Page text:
Review of Before Time Began by Helmut Satz

Phillip Helbig

The Observatory, 138, 1262, 34–35 (February 2018)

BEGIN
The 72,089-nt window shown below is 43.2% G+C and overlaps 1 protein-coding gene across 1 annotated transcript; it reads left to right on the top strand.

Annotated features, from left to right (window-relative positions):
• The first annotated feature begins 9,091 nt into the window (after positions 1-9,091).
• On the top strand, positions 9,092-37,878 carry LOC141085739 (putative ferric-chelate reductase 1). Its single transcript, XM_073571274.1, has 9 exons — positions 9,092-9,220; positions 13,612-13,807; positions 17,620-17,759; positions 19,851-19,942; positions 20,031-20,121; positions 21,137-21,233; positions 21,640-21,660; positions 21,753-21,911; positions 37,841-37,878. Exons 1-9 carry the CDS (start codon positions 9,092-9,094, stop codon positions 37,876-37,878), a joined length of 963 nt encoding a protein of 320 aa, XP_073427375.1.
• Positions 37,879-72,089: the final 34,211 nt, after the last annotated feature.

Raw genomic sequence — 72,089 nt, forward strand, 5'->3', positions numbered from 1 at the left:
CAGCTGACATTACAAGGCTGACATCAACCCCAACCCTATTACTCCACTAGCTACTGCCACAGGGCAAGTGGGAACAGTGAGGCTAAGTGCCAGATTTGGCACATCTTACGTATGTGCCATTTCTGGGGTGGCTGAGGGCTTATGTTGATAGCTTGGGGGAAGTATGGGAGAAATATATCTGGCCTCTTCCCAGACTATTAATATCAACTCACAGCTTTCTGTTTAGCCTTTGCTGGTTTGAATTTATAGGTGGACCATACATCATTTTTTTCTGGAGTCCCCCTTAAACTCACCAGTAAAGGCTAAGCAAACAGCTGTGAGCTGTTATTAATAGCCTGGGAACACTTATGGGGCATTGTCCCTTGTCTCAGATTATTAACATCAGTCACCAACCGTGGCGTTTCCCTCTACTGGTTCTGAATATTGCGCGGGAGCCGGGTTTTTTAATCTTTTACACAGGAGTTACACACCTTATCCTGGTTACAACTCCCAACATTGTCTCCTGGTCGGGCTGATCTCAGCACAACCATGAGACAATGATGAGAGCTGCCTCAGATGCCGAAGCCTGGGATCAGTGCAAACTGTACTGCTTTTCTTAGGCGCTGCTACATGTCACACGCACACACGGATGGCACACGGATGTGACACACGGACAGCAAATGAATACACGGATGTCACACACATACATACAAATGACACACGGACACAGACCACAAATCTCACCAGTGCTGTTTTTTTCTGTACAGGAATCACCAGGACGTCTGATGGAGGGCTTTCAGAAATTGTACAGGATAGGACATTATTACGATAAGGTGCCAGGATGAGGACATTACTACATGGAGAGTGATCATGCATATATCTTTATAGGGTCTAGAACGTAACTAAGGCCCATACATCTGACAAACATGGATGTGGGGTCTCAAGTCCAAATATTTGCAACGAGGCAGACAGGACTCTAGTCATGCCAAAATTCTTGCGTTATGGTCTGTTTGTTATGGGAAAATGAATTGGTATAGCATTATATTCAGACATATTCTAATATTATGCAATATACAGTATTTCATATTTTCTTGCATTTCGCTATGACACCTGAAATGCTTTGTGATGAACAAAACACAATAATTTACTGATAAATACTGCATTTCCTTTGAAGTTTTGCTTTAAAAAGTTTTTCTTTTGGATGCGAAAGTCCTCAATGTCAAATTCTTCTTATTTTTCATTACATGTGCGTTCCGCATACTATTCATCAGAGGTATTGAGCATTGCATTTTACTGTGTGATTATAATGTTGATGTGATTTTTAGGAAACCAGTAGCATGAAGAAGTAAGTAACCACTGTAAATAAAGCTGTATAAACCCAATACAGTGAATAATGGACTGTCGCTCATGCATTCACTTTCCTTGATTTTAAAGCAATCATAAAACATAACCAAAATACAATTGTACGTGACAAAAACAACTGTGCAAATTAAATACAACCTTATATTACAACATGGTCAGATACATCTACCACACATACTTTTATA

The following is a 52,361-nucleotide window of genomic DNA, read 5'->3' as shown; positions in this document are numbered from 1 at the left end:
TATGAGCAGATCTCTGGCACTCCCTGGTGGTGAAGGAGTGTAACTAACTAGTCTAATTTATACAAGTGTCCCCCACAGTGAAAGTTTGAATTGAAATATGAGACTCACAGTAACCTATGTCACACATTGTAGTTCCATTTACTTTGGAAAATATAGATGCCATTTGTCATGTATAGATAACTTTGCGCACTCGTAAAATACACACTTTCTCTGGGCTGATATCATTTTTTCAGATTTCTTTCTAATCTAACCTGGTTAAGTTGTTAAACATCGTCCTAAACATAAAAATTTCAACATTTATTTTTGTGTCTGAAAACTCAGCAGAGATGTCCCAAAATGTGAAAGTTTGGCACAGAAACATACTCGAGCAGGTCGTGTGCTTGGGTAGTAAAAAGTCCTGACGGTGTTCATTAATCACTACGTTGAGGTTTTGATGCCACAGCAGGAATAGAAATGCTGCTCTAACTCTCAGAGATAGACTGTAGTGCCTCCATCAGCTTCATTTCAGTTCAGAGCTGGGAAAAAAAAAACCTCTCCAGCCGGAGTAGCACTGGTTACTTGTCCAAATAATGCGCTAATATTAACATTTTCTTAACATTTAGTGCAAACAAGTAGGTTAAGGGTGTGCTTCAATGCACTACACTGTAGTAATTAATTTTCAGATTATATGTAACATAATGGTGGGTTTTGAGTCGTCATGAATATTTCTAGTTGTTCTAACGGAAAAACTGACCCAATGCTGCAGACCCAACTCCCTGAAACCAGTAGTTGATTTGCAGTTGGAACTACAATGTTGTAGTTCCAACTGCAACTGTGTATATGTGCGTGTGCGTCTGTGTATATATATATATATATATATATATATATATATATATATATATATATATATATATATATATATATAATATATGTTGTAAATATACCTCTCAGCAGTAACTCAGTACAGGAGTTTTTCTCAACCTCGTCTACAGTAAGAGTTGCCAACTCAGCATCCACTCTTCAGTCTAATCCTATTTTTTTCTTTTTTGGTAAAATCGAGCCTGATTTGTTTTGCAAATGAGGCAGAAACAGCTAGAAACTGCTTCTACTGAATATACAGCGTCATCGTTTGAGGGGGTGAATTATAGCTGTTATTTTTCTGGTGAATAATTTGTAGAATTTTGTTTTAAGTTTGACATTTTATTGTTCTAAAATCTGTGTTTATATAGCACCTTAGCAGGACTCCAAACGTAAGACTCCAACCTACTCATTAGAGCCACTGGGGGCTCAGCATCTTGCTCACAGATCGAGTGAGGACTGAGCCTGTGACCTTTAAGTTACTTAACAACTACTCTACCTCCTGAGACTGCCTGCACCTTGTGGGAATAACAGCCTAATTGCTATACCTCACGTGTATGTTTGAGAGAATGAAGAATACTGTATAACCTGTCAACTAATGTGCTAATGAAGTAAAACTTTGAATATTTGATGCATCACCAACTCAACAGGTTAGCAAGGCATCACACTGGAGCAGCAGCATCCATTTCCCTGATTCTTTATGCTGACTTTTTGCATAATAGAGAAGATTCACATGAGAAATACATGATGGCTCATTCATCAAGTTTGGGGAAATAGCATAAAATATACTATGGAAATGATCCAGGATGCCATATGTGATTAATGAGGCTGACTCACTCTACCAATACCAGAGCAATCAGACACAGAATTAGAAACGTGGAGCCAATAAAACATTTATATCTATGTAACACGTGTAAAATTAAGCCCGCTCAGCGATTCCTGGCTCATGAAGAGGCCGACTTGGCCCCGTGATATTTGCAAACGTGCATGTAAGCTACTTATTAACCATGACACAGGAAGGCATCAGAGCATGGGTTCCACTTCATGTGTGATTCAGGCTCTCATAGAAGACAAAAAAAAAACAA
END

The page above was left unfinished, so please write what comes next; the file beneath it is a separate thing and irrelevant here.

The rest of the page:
This is a book review of Before Time Began: The Big Bang & the Emerging Universe by Helmut Satz. This book is in the tradition of small cosmology books which don't attempt to be comprehensive, but rather cover a few aspects in somewhat more detail than more general popular accounts. Written by an emeritus professor of theoretical physics at the University of Bielefeld, Germany, it focusses on phase transitions, the multiverse, and the connection between entropy and gravitation. Though the details of all of these are quite technical, the book provides a good popular account. All three are topics of current research but usually not covered in books at this level. Although he points out that not everyone shares his views, the author presents the multiverse as fact, likening it to a second Copernican Revolution. While there is not (yet) complete consensus on that, I think that this point of view is fine for a popular-science book. The eight chapters cover inflation and what preceded it, particle physics in the early universe, phase transitions, the CMB and cosmological parameters, structure formation, dark matter and the cosmological constant, and the ultimate fate of the Universe. I recommend the book since it fills on otherwise rather vacant niche

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